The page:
And so the security line, which was much longer than the check in line, was approached with some trepidation. Fortunately, it moved much quicker than the check in line.

Approaching the actual security check, it was noticed that the lady in front had a lap top computer and had not taken it out of its bag. In the interest of efficiency and making the own flight, it was politely shared with this lady that the lap top had to be removed from its case. A sincere expression of gratitude followed and then a conversation ensued. Where one was going, what to do?

“A writer’s retreat” was the reply, to which great surprise and admiration was expressed. It was determined that the retreat was not expensive because work was exchanged for mentoring. And the idea that a writer’s retreat might be within the grasp was born.

So back in front of the computer a search was enthusiastically made for “writer’s retreat.”

Enthusiasm quashed.

“These retreats are all so expensive!” came the thought. One must either already be an established writer and be accepted to an exclusive program or one must be well-heeled. Thousands of dollars were requested to attend a retreat run by an academic institution or unknown author. The accommodations are lovely, but the real substance and purpose of the retreat seems undermined and secondary.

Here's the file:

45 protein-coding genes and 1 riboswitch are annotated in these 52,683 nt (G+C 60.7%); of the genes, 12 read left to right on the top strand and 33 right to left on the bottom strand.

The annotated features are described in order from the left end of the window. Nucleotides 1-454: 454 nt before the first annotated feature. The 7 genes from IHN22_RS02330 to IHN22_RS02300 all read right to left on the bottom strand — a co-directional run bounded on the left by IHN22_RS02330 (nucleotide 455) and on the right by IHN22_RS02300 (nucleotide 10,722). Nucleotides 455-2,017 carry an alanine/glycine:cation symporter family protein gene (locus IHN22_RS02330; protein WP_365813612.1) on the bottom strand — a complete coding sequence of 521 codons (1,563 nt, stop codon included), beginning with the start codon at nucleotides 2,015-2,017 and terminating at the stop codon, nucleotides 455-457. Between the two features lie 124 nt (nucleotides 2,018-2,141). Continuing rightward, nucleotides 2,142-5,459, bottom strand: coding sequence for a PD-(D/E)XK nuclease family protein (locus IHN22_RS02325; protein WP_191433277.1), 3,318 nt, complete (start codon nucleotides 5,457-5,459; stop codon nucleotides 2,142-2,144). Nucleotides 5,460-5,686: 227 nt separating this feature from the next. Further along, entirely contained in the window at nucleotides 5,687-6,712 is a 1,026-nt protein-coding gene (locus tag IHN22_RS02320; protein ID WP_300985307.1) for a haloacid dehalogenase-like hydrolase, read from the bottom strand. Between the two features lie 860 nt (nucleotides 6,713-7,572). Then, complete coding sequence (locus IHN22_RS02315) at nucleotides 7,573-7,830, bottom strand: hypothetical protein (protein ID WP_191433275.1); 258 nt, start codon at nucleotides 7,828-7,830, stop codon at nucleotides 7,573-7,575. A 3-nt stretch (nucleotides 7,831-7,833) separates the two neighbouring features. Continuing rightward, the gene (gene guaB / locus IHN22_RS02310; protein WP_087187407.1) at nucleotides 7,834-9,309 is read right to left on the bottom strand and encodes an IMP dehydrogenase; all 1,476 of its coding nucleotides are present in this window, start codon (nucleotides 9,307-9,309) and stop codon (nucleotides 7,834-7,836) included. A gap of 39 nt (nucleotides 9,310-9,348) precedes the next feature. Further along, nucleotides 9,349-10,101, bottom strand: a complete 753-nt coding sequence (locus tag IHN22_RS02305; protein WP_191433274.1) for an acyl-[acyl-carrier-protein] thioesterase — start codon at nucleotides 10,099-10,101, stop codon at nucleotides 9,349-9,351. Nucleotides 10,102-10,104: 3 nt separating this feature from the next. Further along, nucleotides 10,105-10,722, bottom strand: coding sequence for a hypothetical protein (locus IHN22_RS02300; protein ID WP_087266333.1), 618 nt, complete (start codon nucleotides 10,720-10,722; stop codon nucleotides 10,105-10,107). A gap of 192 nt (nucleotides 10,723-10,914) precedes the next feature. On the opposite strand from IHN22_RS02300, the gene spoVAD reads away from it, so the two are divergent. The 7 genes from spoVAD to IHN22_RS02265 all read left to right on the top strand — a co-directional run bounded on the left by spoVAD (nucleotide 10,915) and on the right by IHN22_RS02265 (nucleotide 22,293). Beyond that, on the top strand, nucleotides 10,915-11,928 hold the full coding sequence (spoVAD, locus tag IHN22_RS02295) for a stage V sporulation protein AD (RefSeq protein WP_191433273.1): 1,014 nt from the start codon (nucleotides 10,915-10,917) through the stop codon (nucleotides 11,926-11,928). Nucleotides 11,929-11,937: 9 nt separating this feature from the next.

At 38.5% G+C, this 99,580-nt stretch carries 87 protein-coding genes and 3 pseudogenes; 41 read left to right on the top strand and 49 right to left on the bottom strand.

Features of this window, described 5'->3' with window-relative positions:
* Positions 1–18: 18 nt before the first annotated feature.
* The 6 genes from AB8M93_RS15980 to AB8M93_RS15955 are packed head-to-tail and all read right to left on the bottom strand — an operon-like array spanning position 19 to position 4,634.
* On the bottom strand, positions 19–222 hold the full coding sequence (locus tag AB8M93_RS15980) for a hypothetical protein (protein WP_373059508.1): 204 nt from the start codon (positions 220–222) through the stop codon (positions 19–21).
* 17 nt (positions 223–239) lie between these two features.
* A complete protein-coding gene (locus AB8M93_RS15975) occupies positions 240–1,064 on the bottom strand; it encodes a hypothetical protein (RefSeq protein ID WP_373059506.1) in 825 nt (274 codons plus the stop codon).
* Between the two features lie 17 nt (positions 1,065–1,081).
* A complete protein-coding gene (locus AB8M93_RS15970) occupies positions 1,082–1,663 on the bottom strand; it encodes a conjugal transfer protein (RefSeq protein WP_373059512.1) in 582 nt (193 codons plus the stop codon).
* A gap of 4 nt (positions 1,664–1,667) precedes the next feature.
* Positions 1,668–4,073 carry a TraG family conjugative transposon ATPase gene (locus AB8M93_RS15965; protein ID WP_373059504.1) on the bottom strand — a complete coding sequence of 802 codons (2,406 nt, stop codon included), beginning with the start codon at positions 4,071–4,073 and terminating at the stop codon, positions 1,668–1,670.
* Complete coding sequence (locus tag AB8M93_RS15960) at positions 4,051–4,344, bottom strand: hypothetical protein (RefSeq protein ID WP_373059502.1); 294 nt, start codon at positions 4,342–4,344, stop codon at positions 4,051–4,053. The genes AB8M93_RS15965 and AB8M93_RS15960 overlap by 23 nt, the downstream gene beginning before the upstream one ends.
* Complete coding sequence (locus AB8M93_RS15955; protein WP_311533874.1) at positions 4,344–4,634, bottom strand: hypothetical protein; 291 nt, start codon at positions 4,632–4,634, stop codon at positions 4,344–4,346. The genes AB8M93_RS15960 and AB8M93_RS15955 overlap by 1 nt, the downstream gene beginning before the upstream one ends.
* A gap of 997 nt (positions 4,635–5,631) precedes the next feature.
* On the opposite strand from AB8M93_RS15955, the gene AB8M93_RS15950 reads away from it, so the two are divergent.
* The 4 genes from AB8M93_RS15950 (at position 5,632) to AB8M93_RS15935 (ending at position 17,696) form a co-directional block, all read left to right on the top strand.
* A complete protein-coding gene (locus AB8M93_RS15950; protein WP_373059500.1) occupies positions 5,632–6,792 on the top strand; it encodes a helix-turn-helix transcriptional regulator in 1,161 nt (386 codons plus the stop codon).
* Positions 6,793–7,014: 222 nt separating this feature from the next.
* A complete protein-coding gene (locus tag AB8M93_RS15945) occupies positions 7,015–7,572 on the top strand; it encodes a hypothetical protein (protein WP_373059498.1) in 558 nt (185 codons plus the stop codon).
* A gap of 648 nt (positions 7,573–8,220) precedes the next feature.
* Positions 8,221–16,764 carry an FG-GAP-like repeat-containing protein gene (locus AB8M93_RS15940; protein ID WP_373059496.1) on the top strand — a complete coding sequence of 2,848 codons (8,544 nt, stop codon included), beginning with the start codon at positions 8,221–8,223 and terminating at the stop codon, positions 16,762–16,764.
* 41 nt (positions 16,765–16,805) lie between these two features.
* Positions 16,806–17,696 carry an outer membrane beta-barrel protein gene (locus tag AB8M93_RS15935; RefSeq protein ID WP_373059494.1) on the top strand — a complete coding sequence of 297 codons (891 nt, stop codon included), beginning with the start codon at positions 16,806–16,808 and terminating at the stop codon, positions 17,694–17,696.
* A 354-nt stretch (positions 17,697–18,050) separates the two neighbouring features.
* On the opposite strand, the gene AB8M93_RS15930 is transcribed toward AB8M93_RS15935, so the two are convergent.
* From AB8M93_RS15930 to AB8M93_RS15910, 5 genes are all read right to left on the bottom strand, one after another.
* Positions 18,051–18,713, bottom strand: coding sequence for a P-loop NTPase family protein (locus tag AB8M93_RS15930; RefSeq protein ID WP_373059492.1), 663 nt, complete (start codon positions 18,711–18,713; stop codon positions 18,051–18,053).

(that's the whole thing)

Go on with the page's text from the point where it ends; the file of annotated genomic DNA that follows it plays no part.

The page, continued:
Then a thought came. Perhaps in the home and native land of Canada there will be a retreat that is affordable. And can be combined with a trip to visit the family, thereby saving on airfare (killing the proverbial two birds, as it were). And sure enough, a lovely retreat in Quebec was found located only 2.5 hours from the family home. With mentors that are well-known and respected authors. Cheap, no, but at least the money will be well spent.

I wonder if the same can be said of Obama’s Universal Health Care?